Advocating Against Gender Violence in Colombia
After nearly 60 years of civil war, Colombia reached a peace agreement in November 2016 that finally brought fighting to an end. But as violence ebbed in conflict zones, it swelled in the home.
Two researchers from the Humphrey School of Public Affairs affirmed that trend, where physical and emotional abuse against romantic partners and spouses becomes more prevalent and severe during armed conflict and following the end of armed conflict.
Colombia’s rates of intimate partner violence are among the highest in the world: In 2010, 65 percent of partnered women had experienced emotional violence, and 37 percent had experienced physical violence, at some point during their lives.
While Colombia has strong laws on the books to prevent this type of intimate partner violence, Associate Professor Greta Friedemann-Sánchez and her research partner, Peggy Grieve, have found those laws aren’t being implemented well enough to curb the epidemic of violence against women.
This spring, Friedemann-Sánchez and Grieve brought their findings from three years of research to the United Nations Human Rights Council (UNHRC) in Geneva to persuade its members to put pressure on Colombia to address intimate partner violence. They planned their visit in advance of Colombia’s Universal Periodic Review in May—a report that UN member countries receive to assess their progress on human rights issues every five years.
Friedemann-Sánchez and Grieve collaborated with The Advocates for Human Rights (AHR), a Minneapolis-based organization that works to promote and protect international human rights standards, to reach the UNHRC. They shared their findings and recommendations with about 50 member countries and made an oral statement to the UNHRC, in hopes of pressuring Colombia to address the issue.
“Colombia must recognize the link between its armed conflict and gender violence,” said Friedemann-Sánchez, a native of Colombia. “Men who have spent their lives fighting and using tactics of war acquire certain behaviors about how to resolve conflict and how to exercise their masculinity, which come back with them as they continue their lives at home.”
In Colombia, family commissioners are on the front line for helping victims of intimate partner violence. Although their roles are determined at the federal level, these positions are funded at the city level, and they rarely have the resources to adequately serve those in need.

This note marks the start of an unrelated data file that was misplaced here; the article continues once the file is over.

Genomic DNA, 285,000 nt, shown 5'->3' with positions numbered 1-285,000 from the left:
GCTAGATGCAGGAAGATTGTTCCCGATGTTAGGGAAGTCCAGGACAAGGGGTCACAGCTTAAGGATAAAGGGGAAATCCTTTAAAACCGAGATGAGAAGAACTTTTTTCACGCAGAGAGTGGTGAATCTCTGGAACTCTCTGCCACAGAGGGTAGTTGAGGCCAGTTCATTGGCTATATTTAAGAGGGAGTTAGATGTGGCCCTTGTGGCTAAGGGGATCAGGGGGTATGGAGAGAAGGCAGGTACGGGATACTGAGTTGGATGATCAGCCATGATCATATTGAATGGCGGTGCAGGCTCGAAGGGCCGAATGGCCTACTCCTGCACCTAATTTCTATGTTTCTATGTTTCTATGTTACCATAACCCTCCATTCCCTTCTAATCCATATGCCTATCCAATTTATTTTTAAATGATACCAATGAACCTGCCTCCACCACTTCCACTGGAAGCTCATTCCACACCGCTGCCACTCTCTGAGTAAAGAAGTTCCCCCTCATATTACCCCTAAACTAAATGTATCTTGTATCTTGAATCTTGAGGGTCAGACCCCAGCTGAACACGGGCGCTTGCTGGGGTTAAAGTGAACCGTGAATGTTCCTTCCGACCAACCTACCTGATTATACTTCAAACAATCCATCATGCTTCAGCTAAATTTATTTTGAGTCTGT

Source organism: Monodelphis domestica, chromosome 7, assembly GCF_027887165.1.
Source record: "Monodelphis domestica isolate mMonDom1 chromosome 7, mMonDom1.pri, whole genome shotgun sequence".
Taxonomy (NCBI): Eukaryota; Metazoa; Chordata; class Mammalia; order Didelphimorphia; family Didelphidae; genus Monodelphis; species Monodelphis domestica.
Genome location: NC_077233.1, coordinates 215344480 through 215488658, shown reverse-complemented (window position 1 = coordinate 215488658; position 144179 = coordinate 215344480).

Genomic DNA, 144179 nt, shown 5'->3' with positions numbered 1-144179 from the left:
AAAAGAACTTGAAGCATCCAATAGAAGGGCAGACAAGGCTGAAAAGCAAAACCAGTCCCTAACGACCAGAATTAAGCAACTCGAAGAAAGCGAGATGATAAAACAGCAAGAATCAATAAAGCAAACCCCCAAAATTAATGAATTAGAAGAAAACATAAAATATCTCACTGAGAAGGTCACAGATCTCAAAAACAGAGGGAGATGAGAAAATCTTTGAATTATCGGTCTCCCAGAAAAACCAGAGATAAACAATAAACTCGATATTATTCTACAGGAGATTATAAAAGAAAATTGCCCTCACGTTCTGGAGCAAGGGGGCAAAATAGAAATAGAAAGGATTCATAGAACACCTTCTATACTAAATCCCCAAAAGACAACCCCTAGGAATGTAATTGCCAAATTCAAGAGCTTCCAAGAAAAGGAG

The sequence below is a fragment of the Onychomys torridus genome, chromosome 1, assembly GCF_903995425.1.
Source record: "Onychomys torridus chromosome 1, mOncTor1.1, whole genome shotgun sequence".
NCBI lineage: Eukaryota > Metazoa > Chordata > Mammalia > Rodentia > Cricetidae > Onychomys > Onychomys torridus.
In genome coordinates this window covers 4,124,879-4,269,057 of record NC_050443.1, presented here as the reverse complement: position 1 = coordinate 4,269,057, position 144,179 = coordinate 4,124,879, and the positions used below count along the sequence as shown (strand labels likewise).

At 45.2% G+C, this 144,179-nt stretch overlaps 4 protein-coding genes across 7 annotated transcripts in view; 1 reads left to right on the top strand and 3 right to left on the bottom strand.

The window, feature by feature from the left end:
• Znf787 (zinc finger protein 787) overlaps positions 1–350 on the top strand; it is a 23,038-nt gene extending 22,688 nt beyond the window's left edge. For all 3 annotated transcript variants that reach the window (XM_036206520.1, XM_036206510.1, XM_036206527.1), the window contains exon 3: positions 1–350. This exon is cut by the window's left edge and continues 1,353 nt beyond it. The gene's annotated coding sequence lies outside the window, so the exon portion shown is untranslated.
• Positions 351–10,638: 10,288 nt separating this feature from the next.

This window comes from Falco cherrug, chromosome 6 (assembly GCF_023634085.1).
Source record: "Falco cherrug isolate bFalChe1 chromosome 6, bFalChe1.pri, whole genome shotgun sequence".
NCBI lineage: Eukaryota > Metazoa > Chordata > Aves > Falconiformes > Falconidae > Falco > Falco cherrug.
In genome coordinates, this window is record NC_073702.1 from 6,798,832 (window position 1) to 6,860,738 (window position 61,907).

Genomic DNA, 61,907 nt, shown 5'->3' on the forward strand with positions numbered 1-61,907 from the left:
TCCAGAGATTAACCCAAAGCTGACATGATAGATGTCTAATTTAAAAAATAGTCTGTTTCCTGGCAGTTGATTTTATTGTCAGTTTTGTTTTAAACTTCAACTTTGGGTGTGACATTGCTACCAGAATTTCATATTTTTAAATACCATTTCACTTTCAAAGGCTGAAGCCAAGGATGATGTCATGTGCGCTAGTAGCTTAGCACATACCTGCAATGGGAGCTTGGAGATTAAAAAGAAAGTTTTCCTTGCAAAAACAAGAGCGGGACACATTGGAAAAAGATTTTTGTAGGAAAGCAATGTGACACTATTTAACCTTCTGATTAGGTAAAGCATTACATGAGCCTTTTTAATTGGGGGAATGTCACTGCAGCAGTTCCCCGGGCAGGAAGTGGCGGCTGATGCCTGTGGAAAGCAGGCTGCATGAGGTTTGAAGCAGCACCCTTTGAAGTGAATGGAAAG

Among their recommendations, Friedemann-Sánchez and Grieve call on Colombia’s government to provide family commissioners with more funding and recognition at the federal level, to improve their standing and effectiveness.
Why bring the research findings to the UN Human Rights Council, instead of the Colombian government? Friedemann-Sánchez, Grieve, and their advocacy partners in AHR believe Colombia may be more receptive to addressing its intimate partner violence if scrutiny comes on the global stage. A country’s Universal Periodic Review is often a good time to push for it to enact changes, and Colombia has responded positively to recommendations in the past.
The researchers have also translated the report into Spanish and sent it to the mayors’ offices in the cities where they conducted fieldwork, and to family commissioners they interviewed during their research. Those local officials may decide to use the report as a credible, independent recommendation when making the case for more support for the work they do.
As she waits to see what Colombia will do, Friedemann- Sánchez said she has enjoyed the opportunity to collaborate with The Advocates for Human Rights and strive for change. While publishing research in an academic journal can be a slow process, this advocacy gave her and Grieve the chance to work toward more immediate results.
This research is supported by the Human Rights Initiative, a joint effort of the College of Liberal Arts and the Humphrey School of Public Affairs to support interdisciplinary engaged research and teaching in the field of human rights with a goal of strengthening practice and the profession overall.
A version of this story originally appeared in Inquiry, a publication of the Office of the Vice President for Research.